Landslides result in direct and indirect losses of both public and private property. Examples of direct costs include the costs of repair, rebuilding, or replacement of damaged infrastructure. Examples of indirect costs due to landslides are loss of revenue owing to property devaluation, reduced or lost human productivity owing to injury, death, or psychological traumas, and loss of property value in regions where landslides have occurred or are at risk of landslides. For example, a landslide in the Kedar valley in 2013 (shown in figure1 below) resulted in traffic stalling for hours due to heavy rains. This led to lost revenue for traders, not to mention the cost incurred by the government in repairing the road. 

Public costs of landslides refer to the costs that the municipal, county, local, federal, and state governments have to bear.

Most of the public costs involve the repair and maintenance of damaged public infrastructure, such s roads. Other examples of public costs due to landslides involve relief and emergency needs by the police, fire department, and medical personnel. Public funds are also needed to support warnings, hazard evaluation, evacuations, and building inspections (Lu & Godt 2013). On the other hand, private costs refer to the costs borne by businesses and individuals following damages to buildings, and homes, among other personal property.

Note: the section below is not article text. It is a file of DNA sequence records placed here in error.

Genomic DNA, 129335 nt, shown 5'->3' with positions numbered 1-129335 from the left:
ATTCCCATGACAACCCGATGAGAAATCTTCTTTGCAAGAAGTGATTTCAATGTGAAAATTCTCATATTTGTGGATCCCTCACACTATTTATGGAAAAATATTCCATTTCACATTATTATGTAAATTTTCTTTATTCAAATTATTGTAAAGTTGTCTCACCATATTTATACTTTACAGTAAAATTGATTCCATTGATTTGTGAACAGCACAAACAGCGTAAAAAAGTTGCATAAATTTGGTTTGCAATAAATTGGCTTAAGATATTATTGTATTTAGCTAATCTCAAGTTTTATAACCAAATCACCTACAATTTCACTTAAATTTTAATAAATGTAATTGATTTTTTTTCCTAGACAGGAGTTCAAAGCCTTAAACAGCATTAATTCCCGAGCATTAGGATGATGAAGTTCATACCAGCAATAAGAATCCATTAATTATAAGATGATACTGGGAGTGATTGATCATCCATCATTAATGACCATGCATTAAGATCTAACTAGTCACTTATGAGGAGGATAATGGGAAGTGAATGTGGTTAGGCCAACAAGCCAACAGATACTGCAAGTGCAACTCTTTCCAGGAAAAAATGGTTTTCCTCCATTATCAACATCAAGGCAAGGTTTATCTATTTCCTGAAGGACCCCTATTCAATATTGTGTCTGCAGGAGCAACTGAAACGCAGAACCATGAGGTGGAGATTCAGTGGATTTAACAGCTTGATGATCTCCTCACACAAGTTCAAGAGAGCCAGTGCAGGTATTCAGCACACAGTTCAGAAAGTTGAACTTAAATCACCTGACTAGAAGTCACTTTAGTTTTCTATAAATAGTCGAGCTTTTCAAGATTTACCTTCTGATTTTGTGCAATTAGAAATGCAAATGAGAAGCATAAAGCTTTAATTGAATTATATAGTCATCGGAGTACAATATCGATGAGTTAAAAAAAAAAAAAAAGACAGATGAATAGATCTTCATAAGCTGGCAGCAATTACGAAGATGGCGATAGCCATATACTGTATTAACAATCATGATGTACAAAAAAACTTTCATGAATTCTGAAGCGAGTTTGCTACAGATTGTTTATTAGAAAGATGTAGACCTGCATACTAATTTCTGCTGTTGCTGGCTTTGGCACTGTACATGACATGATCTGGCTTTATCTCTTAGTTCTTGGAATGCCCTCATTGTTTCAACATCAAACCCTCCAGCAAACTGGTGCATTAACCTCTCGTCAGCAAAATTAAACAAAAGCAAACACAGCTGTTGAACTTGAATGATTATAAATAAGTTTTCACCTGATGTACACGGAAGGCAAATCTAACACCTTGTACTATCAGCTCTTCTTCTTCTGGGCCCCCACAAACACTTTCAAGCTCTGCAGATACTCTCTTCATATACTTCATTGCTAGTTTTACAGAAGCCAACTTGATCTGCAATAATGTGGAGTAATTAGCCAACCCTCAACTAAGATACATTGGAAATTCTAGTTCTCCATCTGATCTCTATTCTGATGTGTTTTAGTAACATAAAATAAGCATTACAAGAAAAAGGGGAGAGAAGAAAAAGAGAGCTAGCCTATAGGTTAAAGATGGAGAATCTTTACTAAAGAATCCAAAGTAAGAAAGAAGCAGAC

Landslides could lead to prolonged effects on the environment. For example, landslides may also pollute water bodies such as streams and rivers with excess sediment. This could threaten fish habitat and water quality (Sassa & Canuti 2008). Landslides can also destroy wildlife habitats and forests, in addition to causing loss of productive soil in sloppy terrains.

Landslides have also been known to trigger tsunamis or outburst floods.


Landslides are a key threat to the lives of individuals, not to mention the social, economic and environmental impacts associated with them. Globally, nations dedicate a lot of funds toward the mitigation of these impacts (Burns et al. 2013). Landslides are a common occurrence in India and if we are to mitigate the social, economic and environmental effects of landslides, there is a need to identify and communicate potential landslides using effective tools such as LSM (landslide susceptibility mapping), which has been identified as a key component in disaster mitigation and management (Smith et al. 2013). Some of the corrective measures that the GSI has implemented include the construction of restraining structures, the use of ground anchors, and the planting of vegetation to stabilize landslides (Geological Survey of India n.d.).  




Chauhan, C (2014). Desecration of environment has made Uttarkhand prone to floods,

landslides. [Online].

Geological Survey of India (n.d.). Overview. [Online].

Geological Survey of India (n.d.). Overview on Landslides. [Online].

Lu, N & Godt, JW (2013). Hillslope Hydrology and Stability. Cambridge: Cambridge University Press.

Sassa, K & Canuti, P (2008). Landslides-Disaster Risk Reduction.  New York: Springer.


Smith, J.B., Godt, J.W., Baum, R.L., Coe, J.A., et al. (2013). Hydrologic Monitoring of a Landslide-Prone Hillslope in the Elliott State Forest, Southern Coast Range, Oregon, 2009–2012. [Online].